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Tacoma won the lottery when Northern Pacific Railroad investors chose it for the western terminus of NP’s transcontinental line from the Great Lakes over spots such as Port Townsend, Mukilteo, or Seattle.
“It was really crucial to the development of Tacoma to have a major railroad terminating in their community,” said Gary L. Tarbox, executive director of the Pacific Northwest Railroad Archive in Burien, of NP’s arrival in 1873.
The railroad put the city on the fast-track toward commerce and recognition, while boosting industries, including its own, that thrive today.
What if Tacoma had not gotten the railroad terminus?
“Well, you just have to go up to Port Townsend,” Tarbox noted of the city he said never developed into a major port because it didn’t have the rail transportation to make it happen.
Tacoma has an attractive deep-water port in Commencement Bay that was active with sailing vessels before NP’s arrival, but the railroad added a key transit link and established a symbiotic transportation network that flourishes still today.
‘Booms and Busts’
“Between the time the railroad got here in 1873 and about 1900, it was ups and downs, booms and busts, big time — and when the booms hit, it was fabulous,” said Michael Sean Sullivan. Sullivan is an adjunct teacher of Tacoma and Pacific Northwest history at the University of Washington Tacoma and partner in Tacoma-based Artifacts Consulting Inc., which works on historic-preservation projects.
Sullivan said buildings rose along what is today the University District. The Warehouse District bloomed. A big section of Pacific Avenue downtown blossomed with beautiful buildings, including Old City Hall, built in 1893. Neighborhoods sprung up around streetcar lines.
“The sturdy foundation of the city, the pattern of the city, was all pretty well laid down in that period, in those 25 years at the end of the 19th century,” Sullivan said. “Tacoma flirted with being more important than Portland or Seattle, but it never quite really was. There were too many factors that were never going to allow Tacoma to become a metropolitan kind of area the way Seattle or Portland did.”
That was due in part, he said, to its location on a peninsula with city limits of mostly saltwater and getting landlocked by other cities by the 1890s. Other railroad lines eventually crossed the Northwest, boosting Portland and Seattle and slowly diminishing the luster of landing the terminus.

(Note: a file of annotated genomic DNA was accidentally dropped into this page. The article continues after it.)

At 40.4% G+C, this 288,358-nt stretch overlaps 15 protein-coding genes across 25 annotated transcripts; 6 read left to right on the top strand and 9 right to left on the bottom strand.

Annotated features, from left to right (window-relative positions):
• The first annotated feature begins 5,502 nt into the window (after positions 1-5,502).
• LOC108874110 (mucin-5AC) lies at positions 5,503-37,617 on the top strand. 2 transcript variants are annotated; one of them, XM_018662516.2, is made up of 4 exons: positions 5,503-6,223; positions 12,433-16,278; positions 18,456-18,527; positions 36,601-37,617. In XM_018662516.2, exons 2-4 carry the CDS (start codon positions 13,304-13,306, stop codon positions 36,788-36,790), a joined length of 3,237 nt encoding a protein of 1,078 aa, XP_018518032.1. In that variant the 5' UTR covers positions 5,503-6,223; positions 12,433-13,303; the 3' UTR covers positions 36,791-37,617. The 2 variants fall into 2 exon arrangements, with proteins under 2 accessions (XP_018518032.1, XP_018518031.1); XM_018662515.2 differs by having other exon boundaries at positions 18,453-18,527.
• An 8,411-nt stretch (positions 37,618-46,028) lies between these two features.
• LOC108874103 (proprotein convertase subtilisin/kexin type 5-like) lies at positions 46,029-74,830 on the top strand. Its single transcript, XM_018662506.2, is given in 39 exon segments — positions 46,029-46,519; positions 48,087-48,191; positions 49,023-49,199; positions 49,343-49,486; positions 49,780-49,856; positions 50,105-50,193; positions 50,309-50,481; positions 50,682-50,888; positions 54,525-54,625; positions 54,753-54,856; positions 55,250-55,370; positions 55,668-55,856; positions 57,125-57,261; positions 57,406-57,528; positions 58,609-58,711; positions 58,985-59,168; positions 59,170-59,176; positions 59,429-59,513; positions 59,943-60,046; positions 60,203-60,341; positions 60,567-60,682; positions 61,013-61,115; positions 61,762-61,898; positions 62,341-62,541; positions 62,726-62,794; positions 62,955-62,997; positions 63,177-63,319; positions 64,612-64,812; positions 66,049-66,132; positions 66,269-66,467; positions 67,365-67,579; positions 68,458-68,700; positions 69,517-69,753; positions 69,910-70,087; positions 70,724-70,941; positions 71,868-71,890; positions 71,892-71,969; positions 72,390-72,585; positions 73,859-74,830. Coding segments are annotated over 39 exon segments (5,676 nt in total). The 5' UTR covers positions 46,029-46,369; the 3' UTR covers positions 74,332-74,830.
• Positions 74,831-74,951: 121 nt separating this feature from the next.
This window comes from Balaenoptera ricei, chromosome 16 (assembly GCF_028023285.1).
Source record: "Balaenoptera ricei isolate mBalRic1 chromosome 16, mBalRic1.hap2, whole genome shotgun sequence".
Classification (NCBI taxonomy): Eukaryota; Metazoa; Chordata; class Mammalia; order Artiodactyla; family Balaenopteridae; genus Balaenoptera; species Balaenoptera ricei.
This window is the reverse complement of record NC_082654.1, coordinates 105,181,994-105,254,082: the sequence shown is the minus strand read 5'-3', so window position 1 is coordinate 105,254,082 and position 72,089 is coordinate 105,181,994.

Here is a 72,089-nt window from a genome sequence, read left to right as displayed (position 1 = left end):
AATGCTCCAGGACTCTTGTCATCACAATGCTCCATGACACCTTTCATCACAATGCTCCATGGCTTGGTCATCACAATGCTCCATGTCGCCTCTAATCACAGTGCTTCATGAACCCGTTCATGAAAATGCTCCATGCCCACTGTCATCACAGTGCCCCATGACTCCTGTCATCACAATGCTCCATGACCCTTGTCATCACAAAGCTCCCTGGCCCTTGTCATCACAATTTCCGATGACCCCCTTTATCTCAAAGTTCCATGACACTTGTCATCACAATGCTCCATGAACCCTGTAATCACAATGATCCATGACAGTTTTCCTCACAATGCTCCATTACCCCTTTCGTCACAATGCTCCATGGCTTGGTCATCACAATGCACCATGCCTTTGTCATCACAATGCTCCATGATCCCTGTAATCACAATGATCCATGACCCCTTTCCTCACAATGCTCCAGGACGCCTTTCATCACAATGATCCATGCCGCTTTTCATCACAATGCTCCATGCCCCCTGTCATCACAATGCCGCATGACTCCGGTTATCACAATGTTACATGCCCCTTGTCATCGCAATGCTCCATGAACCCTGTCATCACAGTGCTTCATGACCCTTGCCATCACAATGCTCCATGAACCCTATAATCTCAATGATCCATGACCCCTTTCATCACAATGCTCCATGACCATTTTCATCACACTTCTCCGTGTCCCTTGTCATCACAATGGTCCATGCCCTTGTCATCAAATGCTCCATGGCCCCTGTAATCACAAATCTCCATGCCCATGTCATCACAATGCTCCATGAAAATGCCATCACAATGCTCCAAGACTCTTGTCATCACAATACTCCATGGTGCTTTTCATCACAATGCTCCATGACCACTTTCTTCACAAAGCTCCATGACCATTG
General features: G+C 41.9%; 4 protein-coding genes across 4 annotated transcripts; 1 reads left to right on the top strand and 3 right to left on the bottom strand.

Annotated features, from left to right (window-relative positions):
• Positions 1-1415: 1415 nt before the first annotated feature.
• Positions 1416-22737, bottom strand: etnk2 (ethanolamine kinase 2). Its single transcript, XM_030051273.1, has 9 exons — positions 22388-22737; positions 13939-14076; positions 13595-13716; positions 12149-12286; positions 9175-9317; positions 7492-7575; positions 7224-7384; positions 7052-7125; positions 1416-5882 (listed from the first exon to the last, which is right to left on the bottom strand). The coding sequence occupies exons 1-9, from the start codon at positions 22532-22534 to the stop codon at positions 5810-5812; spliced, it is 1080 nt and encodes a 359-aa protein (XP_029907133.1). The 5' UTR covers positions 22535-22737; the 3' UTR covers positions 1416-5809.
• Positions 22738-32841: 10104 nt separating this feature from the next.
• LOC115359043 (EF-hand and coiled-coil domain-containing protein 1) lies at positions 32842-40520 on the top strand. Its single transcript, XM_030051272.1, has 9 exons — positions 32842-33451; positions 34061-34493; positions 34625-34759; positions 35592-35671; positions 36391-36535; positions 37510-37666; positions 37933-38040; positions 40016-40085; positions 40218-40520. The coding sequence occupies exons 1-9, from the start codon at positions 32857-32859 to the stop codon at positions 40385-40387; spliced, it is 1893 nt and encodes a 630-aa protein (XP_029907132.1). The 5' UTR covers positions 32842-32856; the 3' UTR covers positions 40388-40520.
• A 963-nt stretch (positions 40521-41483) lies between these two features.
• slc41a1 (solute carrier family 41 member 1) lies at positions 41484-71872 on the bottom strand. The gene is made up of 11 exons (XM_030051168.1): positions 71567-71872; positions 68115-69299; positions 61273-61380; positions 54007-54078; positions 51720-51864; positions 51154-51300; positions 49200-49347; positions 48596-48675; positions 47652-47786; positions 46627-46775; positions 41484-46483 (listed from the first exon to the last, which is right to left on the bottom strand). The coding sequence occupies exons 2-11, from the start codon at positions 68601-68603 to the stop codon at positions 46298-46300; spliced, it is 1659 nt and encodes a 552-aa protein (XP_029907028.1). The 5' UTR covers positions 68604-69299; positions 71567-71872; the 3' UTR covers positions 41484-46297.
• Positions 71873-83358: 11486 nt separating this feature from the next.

Nonetheless, Tacoma still had a lot going for it, including a deep-water port, rail, lumber galore, and more.
A Major Player
The Port of Tacoma, today a major national player, is enhanced by dockside rail, allowing containers to be directly loaded to and from rail cars and easy access to main BNSF Railway lines through town connecting to the rest of the country.
There aren’t too many companies that can say, “Connecting the Pacific Northwest since 1873,” as BNSF touts in its messaging, but BNSF can lay claim to that through its predecessor Burlington Northern Railroad, which was created in 1970 with the merger of five railroads, including the NP, according to BNSF historical documents on its website. Burlington Northern and Santa Fe Railway merged in 1995, finally becoming BNSF Railway in 2005.
“Obviously, the NP played a key role in the original development of Tacoma, and today that role continues as the main line that runs through Tacoma is the busiest in the Northwest,” said Gus Melonas, a BNSF spokesperson.
He noted the city’s mainline connects Tacoma not only with the Northwest, but with customers nationally and internationally. There can be more than 60 rail operations through Tacoma in a 24-hour period, including BNSF, plus north-south operations of Union Pacific Railroad, as well as Amtrak passenger trips, and Sound Transit commuter operations on Sounder trains.
Other Key Industries
While the railroad and port — through shipping, shipbuilding and other industries — played vital roles in Tacoma’s development, so, too, did lumber, influenced heavily by Frederick Weyerhaeuser’s arrival in 1900 and subsequent development of Weyerhaeuser Co., headquartered in Tacoma until 1971; Camp Lewis Army base’s opening in 1917; and, to a lesser extent, myriad industries ranging from food products to beer-making, candy-making, and the arts. All still play key roles today.